The brands impacted by this breach: Anthem Blue Cross, Anthem Blue Cross and Blue Shield, Blue Cross and Blue Shield of Georgia, Empire Blue Cross and Blue Shield, Amerigroup, Caremore, Unicare, and Healthlink. It can also impact anyone holding a BlueCard. A BlueCard enables members of one Blue Cross / Blue Shield plan to obtain healthcare sevices while traveling or living in another service area. Blue Cross / Blue Shield Federal Employee Programs are also impacted. This information is linked through a single electronic network throughout the US and 200 other countries and territories.

What should you as an individual do if you think you were impacted?

  • You may receive an email apparently from Anthem. These emails are not from Anthem and are scams attempting to get your personal information. Do not click on any link in such an email.
  • You may also receive a phone call apparently from Anthem about the attack. These calls are also not from Anthem. As always, do not give out credit card or Social Security numbers over the phone on any call you did not initiate. Hang up.
  • According to Anthem you should receive a letter in the mail “in the coming weeks.” That letter will advise you of the protection(s) being offered.
  • Take whatever identity theft services they offer.
  • Continue to monitor all of your financial accounts, including mortgage, investment, and loan accounts.
  • Consider putting a security freeze on your credit reports at each of the three reporting companies, Equifax, Experian, and TransUnion. Since most businesses will not open a new account without first checking your credit history, if they can’t access your credit history they are quite likely to deny someone getting credit in your name. It may cost you a few dollars, but it really does stop most identity theft. Availability and cost vary by state. If you want to request credit, you can lift the freeze enough to let a specific request be accepted.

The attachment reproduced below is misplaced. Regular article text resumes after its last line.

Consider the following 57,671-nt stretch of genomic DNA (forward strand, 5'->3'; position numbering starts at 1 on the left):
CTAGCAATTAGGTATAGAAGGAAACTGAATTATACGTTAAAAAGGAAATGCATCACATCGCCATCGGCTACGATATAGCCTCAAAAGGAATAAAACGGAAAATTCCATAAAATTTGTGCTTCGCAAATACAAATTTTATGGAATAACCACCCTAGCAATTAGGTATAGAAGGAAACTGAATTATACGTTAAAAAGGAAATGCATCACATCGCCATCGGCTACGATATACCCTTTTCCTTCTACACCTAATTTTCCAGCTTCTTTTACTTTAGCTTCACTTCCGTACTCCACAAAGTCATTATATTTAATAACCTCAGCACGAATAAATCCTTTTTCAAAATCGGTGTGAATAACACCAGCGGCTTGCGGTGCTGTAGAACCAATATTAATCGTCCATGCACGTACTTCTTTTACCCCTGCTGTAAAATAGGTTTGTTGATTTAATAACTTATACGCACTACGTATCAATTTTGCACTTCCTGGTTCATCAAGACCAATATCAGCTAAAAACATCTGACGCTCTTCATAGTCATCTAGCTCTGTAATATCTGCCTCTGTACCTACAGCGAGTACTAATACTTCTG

If you are responsible for the personal information of your customers, employees or contractors, how vulnerable are you? You should not guess the answer. Find out, before you become the next Anthem.

Anthem will have some very stiff fines as a result of this breach. Between 2009 and 2013, HIPAA has levied fines of more than $25 million for data breaches. But this attack impacts more than twice as many people as all of the 2009-2013 breaches involving fines combined.

In 2014, Columbia Medical Center was fined $4.8 million for a data reach involving less than 10,000 people.

The last word:

Sometimes personal data is “released” on paper. Hundreds of documents from the Philadelphia Adult Probation and Parole Department were found in early February strewn across several streets in part of Philadelphia. These documents contained names, addresses, birthdates, Social Security numbers and signatures. The best guess as of this writing is that one or more boxes of information fell of a truck on the way to a nearby recycling center. The documents were not shredded.

Comments solicited.

Keep your sense of humor.

Walt.

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I recently wrote about some of the impacts that government regulations around the Affordable Care Act are having on small medical practices. One of those differences has to do with coding. These codes are established by the World Health Organization, part of the United Nations, in a medical classification list called the International Statistical Classification of Diseases and Related Health Problems, usually just called “ICD.” This is really two lists: a list of diagnosis codes and a separate list of procedure codes.